It was noon and one of us suggested if we can eat lunch before visiting the barn. It was the best suggestion and went unopposed, so we went to a restaurant, very nice and clean, looked like a museum with drawings and sculptures around the walls. We sat on one table, everyone served his or her favorite, and we enjoy our lunch like family in every aroma and every bite!  After lunch we headed to NOAA’s (National Oceanic and Atmospheric Administration) sea turtle facility.

11NOAA is an agency that enriches life through science. Compound was not big, I might be wrong to estimate, but no matter the size it has much in it, it’s home for more than 400 turtles. It has big storage tanks you might think it’s for Oil storage and vessel but no-it’s just for circulation of water from the sea to more than 400 turtle pools so they feel they are in the sea!

22Question is why Houston zoo involved? Because the sad fact of the matter is that sea turtle populations around the world are plummeting. So they are getting to the heart of the matter to protect these vulnerable creatures. To involve protecting the adult and baby turtle is not just an important thing to do, it is also a step in the right direction to preserve this species for generations to come and protecting sea turtle is not only an act of compassion, it reinforces a necessary link in the fragile chain of our earth ecosystem. When humankind is in harmony with the wildlife on the land and in the sea the benefits are far reaching – we are all connected, that is why Houston zoo assists sea turtle efforts on the Texas Coast by partnering with organizations like NOAA, Moody Gardens, Sea Turtle Restoration Project, Texas A&M Galveston, among many others. The zoo provides staff expertise and resources to assist sea turtle efforts. These include staff to assist in weekly beach surveys, graphics assistance in designing sea turtle awareness signage for local beaches, and medical care and rehabilitation for injured sea turtles by our veterinary and aquarium staff. Experience the thrill of helping to save endangered sea turtles, when you go on a turtle tour, we saw four species of the sea turtles include Kemp’s Ridley, Hawksbill, Green and Loggerhead.  We learned a lot and I found many things related to work of Save the Elephants in Kenya.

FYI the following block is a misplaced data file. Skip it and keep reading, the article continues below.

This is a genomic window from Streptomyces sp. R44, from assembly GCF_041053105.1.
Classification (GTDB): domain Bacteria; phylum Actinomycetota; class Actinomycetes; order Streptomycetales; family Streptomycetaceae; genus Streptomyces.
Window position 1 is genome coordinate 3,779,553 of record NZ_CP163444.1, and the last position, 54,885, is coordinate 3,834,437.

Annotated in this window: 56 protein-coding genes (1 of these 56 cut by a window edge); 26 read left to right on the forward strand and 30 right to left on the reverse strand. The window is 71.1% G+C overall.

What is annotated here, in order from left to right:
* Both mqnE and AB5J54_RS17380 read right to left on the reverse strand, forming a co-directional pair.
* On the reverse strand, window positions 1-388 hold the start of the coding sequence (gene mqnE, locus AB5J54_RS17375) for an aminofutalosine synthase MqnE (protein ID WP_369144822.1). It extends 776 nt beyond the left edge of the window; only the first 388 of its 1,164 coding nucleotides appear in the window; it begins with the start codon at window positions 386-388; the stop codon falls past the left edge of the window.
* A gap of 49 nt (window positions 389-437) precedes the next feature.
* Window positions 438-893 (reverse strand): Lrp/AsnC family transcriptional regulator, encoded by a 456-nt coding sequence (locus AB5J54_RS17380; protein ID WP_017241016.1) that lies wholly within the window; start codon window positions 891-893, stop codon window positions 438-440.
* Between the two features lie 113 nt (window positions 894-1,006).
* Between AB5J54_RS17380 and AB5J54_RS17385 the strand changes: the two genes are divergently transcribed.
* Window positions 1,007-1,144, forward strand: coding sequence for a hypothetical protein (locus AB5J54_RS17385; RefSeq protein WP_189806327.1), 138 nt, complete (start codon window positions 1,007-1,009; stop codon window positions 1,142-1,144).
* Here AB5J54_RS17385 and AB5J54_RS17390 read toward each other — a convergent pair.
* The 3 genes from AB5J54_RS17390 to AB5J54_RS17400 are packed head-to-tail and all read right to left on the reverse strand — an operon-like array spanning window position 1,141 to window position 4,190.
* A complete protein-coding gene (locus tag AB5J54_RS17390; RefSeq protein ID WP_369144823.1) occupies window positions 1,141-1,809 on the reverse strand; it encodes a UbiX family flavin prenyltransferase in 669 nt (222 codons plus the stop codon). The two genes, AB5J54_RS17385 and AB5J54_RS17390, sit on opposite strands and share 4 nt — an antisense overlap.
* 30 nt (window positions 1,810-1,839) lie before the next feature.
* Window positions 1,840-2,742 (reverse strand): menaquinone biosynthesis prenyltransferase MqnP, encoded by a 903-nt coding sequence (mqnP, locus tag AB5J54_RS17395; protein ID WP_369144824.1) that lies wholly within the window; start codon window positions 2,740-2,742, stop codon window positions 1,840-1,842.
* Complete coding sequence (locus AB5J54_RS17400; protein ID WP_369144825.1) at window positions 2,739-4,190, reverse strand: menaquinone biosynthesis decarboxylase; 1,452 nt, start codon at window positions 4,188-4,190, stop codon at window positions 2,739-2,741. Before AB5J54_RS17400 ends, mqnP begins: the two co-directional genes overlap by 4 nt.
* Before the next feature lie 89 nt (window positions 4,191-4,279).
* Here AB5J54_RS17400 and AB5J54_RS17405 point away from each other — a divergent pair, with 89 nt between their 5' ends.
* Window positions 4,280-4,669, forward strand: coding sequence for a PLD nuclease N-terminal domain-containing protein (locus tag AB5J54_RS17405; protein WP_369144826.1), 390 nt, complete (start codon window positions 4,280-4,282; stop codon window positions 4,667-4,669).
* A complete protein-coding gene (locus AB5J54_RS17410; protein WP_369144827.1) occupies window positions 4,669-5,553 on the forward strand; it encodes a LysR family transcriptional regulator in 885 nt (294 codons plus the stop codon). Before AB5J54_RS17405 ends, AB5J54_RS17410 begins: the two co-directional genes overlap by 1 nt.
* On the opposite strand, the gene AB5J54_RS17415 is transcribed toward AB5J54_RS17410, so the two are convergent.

33Turtle Excluder Devices (TEDs) is an amazing technology where it allows sea turtles to escape the back of the fishing trawl, while still capturing small animals like fish and shrimp. This is where zoo and government work with the community on saving sea creatures, where members of the community are part of conservation. The same idea where Save the Elephants works closely with the community by making them involved with conservation and be proud of their wildlife. An example is our beehive fence, where farmers use beehive fences around their farms, where bee sounds and stings scare elephants away before they can destroy crops. Also farmers harvest honey, thus reducing the conflicts between elephants and farmers.

Also Save the Elephants’ text message technique was best to bring community to conservation where farmers receive a text message from collared elephants telling them which way the elephants are coming including the time and date when elephants about 500 meters from the farm. This also makes the community to feel involved and part of conservation.